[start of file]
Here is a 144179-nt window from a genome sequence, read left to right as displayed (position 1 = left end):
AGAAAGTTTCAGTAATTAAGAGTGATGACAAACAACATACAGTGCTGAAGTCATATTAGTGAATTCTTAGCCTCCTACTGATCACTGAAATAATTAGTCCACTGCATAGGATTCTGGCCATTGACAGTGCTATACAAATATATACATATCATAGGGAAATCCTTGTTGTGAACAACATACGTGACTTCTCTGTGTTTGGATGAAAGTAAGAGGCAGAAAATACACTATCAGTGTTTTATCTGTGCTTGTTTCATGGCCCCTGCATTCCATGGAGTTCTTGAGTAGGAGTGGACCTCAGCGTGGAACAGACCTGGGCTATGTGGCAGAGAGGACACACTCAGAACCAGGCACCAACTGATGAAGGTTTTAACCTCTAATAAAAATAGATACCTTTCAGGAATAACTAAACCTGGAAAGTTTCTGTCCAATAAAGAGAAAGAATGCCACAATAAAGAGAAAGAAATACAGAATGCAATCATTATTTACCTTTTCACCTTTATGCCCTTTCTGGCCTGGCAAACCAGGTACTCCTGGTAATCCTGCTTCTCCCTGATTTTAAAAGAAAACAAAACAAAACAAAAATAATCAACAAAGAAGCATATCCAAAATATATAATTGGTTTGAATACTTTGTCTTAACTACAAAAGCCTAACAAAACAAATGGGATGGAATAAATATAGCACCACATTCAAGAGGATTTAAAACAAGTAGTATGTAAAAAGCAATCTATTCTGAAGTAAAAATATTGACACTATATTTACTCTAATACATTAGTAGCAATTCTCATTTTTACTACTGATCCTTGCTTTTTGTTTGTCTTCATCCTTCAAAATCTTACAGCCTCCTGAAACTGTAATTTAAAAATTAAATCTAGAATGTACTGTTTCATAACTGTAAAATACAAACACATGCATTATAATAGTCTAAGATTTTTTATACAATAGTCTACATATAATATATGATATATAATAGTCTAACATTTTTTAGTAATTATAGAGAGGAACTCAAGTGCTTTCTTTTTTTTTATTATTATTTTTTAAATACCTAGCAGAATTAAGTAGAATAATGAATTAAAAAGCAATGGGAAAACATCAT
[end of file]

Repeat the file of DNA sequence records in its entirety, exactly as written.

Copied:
Here is a 144179-nt window from a genome sequence, read left to right as displayed (position 1 = left end):
AGAAAGTTTCAGTAATTAAGAGTGATGACAAACAACATACAGTGCTGAAGTCATATTAGTGAATTCTTAGCCTCCTACTGATCACTGAAATAATTAGTCCACTGCATAGGATTCTGGCCATTGACAGTGCTATACAAATATATACATATCATAGGGAAATCCTTGTTGTGAACAACATACGTGACTTCTCTGTGTTTGGATGAAAGTAAGAGGCAGAAAATACACTATCAGTGTTTTATCTGTGCTTGTTTCATGGCCCCTGCATTCCATGGAGTTCTTGAGTAGGAGTGGACCTCAGCGTGGAACAGACCTGGGCTATGTGGCAGAGAGGACACACTCAGAACCAGGCACCAACTGATGAAGGTTTTAACCTCTAATAAAAATAGATACCTTTCAGGAATAACTAAACCTGGAAAGTTTCTGTCCAATAAAGAGAAAGAATGCCACAATAAAGAGAAAGAAATACAGAATGCAATCATTATTTACCTTTTCACCTTTATGCCCTTTCTGGCCTGGCAAACCAGGTACTCCTGGTAATCCTGCTTCTCCCTGATTTTAAAAGAAAACAAAACAAAACAAAAATAATCAACAAAGAAGCATATCCAAAATATATAATTGGTTTGAATACTTTGTCTTAACTACAAAAGCCTAACAAAACAAATGGGATGGAATAAATATAGCACCACATTCAAGAGGATTTAAAACAAGTAGTATGTAAAAAGCAATCTATTCTGAAGTAAAAATATTGACACTATATTTACTCTAATACATTAGTAGCAATTCTCATTTTTACTACTGATCCTTGCTTTTTGTTTGTCTTCATCCTTCAAAATCTTACAGCCTCCTGAAACTGTAATTTAAAAATTAAATCTAGAATGTACTGTTTCATAACTGTAAAATACAAACACATGCATTATAATAGTCTAAGATTTTTTATACAATAGTCTACATATAATATATGATATATAATAGTCTAACATTTTTTAGTAATTATAGAGAGGAACTCAAGTGCTTTCTTTTTTTTTATTATTATTTTTTAAATACCTAGCAGAATTAAGTAGAATAATGAATTAAAAAGCAATGGGAAAACATCAT